The second reason I chose this image is because it comes out of Egypt. In as much as we do not read the Bible as a history book we cannot forget that real lives and bodies were and are involved in these struggles. There are still women in Egypt struggling for freedom.

To circle back to where I began, we cannot be neutral in these things. We cannot claim some pure notion of being ‘biblical’ or ‘faithful’. We will have to choose which texts and which interpretations will shape and inform us. Does the Exodus privilege our people and tradition or does it point to the God who comes alongside those harassed and abused?

Reading Exodus as revealing the God of the Oppressed changes our life and faith. Last week in Adult Education we considered the relationship between Christianity and Indigenous spirituality. The first reading of Exodus privileges how God is with us and will secure our faith in relationship to other religious expressions. The important thing is to protect and preserve our faithfulness. The second reading calls our attention to the situation and experience of the indigenous community allowing us to wonder how we might learn of ways in which liberation is happening in that community and how we might also work and witness to these things.

There are many more examples how these two choices, these two readings, can play out. For those of us in relatively secure lifestyles we need to guard against a self-focused martyr complex. I still hear comments saying that in our society that white men face the most prejudice or that Christianity is under attack.  Most of the time these comments refer to the discomfort we feel in not getting our way all the time, not having the only or dominant voice. We need to get over that. That sort of thinking assumes the first reading in which we believe God’s most important agenda is to keep us in a superior position.

The second reading shifts attentiveness to those among us who struggle with the limitations of disabilities, who have lived with chronic illnesses, who have endured grinding poverty, who have had to deal with ongoing prejudice or exclusion. This reading is meant to offer hope and another vision of how to know and encounter Christ.

May we have eyes to see and ears to hear people like the Hebrew and Egyptian women then and now standing up as and alongside the vulnerable, believing there is a presence and power who will resist with them, that a way can be opened, that dry land can appear in the midst of the water’s chaos, even as abusive powers like a national army or exploitive culture close in. And may we as a church learn to be attentive to, even follow such groups for we may just find that we have been following Christ.


Do not worry about what you will say: Images of soul and power

In summer the preaching schedule becomes a little more freewheeling. Not tied to any lectionary or planned series we typically get to choose something we are simply interested in. This Sunday I wanted to reflect on the ‘soul’; that something necessarily tied to the body but that also creates difference or excess in bodily experience or relations. So I was with a topic in search of a text as the preachers say. I finally landed on Matthew 10:39,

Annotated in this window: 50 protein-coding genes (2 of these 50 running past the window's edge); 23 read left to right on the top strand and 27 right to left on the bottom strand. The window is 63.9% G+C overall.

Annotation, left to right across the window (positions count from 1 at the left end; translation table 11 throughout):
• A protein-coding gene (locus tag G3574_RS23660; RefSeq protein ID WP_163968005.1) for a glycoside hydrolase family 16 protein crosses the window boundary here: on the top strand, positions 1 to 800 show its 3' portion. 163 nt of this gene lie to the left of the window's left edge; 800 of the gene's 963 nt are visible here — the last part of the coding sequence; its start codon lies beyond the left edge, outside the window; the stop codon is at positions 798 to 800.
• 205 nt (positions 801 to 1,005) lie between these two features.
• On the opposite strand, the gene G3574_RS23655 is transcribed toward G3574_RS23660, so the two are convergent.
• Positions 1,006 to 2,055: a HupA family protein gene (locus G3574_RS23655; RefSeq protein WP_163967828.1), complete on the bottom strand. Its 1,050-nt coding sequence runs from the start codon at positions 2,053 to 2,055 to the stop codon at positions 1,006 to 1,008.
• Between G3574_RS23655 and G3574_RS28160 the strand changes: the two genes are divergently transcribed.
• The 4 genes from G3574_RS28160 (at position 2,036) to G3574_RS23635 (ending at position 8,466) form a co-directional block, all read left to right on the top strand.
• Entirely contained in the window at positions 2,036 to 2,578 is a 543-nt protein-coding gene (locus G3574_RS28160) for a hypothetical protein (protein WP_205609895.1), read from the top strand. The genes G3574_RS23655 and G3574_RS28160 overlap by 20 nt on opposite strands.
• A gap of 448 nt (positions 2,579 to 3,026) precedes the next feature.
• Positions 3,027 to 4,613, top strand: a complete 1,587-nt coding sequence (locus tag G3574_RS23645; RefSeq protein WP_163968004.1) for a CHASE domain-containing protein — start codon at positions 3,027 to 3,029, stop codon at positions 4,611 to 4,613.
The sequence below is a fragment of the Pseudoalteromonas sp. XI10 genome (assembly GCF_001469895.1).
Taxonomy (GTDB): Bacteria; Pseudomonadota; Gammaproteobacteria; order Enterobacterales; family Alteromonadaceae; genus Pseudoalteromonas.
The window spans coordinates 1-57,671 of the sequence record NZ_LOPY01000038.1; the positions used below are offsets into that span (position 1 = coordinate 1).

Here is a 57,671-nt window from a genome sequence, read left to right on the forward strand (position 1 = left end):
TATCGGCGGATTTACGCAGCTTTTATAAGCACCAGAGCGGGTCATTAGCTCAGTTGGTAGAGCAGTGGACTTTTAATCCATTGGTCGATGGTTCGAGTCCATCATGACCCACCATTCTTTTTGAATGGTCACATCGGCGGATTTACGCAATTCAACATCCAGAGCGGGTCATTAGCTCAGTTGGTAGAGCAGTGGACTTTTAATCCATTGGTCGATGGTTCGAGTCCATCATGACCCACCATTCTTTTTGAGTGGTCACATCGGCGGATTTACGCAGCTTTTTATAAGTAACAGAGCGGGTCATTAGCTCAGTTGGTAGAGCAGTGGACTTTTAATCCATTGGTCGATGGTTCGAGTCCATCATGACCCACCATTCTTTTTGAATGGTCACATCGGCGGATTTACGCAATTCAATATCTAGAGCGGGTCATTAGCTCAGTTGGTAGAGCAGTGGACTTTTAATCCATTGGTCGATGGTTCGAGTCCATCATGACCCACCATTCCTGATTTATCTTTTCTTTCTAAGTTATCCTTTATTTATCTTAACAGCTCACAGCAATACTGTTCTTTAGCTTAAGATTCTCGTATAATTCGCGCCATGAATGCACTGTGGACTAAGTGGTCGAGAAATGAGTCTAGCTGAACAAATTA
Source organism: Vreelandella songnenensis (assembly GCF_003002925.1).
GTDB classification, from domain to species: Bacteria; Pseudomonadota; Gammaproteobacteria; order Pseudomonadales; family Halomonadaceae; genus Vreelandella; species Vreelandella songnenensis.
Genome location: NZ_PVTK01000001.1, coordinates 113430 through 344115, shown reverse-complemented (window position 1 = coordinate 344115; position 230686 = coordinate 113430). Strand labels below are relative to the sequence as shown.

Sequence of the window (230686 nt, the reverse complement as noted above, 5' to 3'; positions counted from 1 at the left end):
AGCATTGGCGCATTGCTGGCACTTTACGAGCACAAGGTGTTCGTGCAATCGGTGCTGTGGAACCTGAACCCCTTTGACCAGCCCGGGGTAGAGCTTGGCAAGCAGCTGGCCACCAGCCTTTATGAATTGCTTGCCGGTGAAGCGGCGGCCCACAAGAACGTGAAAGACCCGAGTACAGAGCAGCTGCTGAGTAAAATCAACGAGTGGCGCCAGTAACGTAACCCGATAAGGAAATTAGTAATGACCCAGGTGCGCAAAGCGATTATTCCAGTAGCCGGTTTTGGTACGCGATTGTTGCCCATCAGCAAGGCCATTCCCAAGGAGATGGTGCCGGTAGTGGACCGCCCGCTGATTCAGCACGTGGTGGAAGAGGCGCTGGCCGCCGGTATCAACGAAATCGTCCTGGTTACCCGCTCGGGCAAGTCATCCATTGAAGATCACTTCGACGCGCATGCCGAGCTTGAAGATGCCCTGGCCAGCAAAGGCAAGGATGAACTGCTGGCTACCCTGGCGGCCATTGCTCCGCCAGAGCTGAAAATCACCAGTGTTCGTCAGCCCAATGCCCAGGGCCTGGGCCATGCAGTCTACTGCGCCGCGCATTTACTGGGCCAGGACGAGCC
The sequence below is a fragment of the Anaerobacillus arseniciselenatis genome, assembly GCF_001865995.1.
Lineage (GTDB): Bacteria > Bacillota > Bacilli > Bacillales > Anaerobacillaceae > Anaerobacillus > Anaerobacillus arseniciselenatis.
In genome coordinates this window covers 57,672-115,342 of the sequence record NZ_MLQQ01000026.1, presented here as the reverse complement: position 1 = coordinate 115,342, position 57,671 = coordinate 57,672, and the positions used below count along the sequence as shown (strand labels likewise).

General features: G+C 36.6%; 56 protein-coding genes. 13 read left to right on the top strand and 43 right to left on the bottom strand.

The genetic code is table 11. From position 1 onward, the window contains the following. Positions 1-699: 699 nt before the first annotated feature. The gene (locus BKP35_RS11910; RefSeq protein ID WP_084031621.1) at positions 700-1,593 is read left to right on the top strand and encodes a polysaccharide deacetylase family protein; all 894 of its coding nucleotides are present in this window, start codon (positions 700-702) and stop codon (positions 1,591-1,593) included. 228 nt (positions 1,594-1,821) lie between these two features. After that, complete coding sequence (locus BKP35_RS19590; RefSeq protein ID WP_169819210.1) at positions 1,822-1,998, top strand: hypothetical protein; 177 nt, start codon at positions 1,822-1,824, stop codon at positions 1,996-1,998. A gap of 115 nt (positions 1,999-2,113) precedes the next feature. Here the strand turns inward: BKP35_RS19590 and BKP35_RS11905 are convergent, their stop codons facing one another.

Those who find their soul will lose it, and those who lose their soul for my sake will find it.

A significant portion of the sermon went to unpacking the chapter leading up to that statement. Matthew 10 offers the first clear commissioning of the disciples by Jesus. What gets little attention in the notion of commissioning or of the disciples’ ‘mission’ is how the whole section gets initially framed.

Then Jesus summoned his twelve disciples and gave them authority over unclean spirits, to cast them out, and to cure every disease and every sickness.

This is the commission, to go out in authority over that which torments (unclean spirits) and destroys (sickness and disease). The rest of the chapter is basically an unpacking of how this will get you into a lot of trouble. There is trouble because this is a question of authority, this is NOT about individual acts of charity or miracles. This is a mission to engage the powers that torment and destroy. This commission takes very seriously the social nature of torment and destruction; it is to stand with those who are cast out and against those who create stability through the expelling. Those with personal or professional experience working in areas of disability, mental health, race or gender violence, and poverty know all too well the powers that need to marginalize in order to stabilize their control.

What I was not prepared for was how clearly this commissioning would parallel some of the events happening here in Winnipeg as well as Ferguson, Missouri. Here are a couple of excerpts from the sermon,

We are often praised for individual acts of charity but when we begin to name and stand against the powers that inflict the body and the spirits that torment souls we are likely to get some pushback. Jesus encourages the people not to be worried about what they will say when you are confronted. There is a good chance there will be no reasoning in these situations anyway. When we are confronted with the reality that our attitudes or behaviours are directly connected to expressions that are demeaning or hurtful of others we tend to become defensive, we suddenly become unable to hear for ourselves what we could see clearly in others. Jesus, it seems, knows this. Don’t worry about defending yourself. So long as you are addressing the things that deteriorate the body and soul then no defense is necessary you need only stand by and hold out the reality you are trying to draw attention to.